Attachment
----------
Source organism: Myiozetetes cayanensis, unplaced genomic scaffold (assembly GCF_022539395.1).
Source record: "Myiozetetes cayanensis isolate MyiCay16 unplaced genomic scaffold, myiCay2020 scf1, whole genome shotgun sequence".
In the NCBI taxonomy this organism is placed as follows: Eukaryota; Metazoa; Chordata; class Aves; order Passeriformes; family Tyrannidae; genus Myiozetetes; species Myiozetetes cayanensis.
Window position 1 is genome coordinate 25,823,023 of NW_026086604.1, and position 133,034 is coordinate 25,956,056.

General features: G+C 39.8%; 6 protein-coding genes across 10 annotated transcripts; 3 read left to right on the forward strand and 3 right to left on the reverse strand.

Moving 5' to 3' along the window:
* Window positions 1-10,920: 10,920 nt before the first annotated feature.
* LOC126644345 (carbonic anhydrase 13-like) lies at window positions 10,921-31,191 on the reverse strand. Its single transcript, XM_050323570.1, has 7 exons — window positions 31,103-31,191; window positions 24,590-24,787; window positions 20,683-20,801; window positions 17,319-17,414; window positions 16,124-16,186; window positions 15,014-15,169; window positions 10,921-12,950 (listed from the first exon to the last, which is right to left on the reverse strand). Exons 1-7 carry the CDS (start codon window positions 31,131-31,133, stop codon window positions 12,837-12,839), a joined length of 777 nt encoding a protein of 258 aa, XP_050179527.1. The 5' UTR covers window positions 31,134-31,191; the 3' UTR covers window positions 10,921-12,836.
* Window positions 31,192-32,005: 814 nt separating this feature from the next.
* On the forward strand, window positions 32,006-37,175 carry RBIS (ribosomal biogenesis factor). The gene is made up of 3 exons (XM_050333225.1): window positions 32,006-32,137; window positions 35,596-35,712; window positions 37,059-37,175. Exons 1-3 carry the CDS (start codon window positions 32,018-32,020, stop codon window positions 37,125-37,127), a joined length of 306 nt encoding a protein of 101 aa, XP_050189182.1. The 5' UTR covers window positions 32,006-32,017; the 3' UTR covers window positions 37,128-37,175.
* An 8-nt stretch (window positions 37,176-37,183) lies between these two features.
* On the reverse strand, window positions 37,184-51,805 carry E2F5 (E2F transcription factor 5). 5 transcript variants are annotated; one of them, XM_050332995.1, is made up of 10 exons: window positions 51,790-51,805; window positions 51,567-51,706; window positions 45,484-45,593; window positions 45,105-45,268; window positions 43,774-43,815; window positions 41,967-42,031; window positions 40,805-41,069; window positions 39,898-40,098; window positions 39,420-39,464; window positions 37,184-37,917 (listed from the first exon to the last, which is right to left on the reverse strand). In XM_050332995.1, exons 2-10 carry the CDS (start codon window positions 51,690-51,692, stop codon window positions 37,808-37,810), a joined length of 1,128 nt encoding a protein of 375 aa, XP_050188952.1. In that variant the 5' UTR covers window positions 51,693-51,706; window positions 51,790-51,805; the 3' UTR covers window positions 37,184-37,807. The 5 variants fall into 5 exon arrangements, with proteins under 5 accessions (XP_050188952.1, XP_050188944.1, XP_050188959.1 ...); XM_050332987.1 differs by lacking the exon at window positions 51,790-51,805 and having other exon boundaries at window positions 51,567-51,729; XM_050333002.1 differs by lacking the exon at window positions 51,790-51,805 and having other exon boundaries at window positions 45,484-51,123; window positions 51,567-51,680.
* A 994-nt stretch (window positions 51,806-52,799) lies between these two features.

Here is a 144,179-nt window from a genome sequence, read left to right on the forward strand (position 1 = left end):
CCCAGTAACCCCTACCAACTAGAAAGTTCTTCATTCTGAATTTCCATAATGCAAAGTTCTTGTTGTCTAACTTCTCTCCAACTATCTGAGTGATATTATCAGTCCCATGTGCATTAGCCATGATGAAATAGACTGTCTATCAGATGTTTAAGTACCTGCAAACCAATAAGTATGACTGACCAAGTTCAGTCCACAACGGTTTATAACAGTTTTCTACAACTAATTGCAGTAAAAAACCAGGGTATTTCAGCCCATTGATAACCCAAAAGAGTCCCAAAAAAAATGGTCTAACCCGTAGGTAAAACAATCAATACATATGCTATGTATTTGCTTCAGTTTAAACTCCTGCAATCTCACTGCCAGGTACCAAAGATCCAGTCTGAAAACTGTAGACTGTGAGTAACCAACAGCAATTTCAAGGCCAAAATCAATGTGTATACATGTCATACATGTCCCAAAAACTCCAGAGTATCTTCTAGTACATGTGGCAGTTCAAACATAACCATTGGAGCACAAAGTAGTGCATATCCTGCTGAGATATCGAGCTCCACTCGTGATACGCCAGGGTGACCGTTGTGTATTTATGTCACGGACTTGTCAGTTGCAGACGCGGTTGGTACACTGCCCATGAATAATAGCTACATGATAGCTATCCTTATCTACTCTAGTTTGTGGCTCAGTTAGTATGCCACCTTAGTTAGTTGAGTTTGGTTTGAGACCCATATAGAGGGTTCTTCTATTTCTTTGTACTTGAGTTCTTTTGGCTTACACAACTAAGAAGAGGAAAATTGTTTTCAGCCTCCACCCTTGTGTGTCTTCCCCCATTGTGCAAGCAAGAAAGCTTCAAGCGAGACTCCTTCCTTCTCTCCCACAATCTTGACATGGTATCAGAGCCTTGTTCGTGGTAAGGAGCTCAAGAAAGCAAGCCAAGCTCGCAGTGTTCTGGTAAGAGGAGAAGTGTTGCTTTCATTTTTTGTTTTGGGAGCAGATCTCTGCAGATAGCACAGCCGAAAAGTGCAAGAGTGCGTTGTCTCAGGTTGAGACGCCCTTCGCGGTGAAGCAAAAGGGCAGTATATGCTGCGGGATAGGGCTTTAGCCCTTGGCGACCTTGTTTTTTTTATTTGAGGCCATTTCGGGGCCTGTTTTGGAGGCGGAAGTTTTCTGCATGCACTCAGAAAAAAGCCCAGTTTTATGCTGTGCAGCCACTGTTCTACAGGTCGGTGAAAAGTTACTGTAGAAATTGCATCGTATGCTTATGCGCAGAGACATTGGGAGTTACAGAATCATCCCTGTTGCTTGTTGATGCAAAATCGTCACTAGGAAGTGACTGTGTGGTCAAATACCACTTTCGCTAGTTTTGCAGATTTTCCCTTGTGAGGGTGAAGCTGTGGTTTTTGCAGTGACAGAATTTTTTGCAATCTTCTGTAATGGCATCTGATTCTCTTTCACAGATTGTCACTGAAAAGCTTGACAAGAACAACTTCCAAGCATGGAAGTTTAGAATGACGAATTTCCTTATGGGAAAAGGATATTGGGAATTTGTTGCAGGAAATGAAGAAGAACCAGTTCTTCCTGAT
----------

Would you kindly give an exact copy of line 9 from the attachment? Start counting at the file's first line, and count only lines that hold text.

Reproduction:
* Window positions 31,192-32,005: 814 nt separating this feature from the next.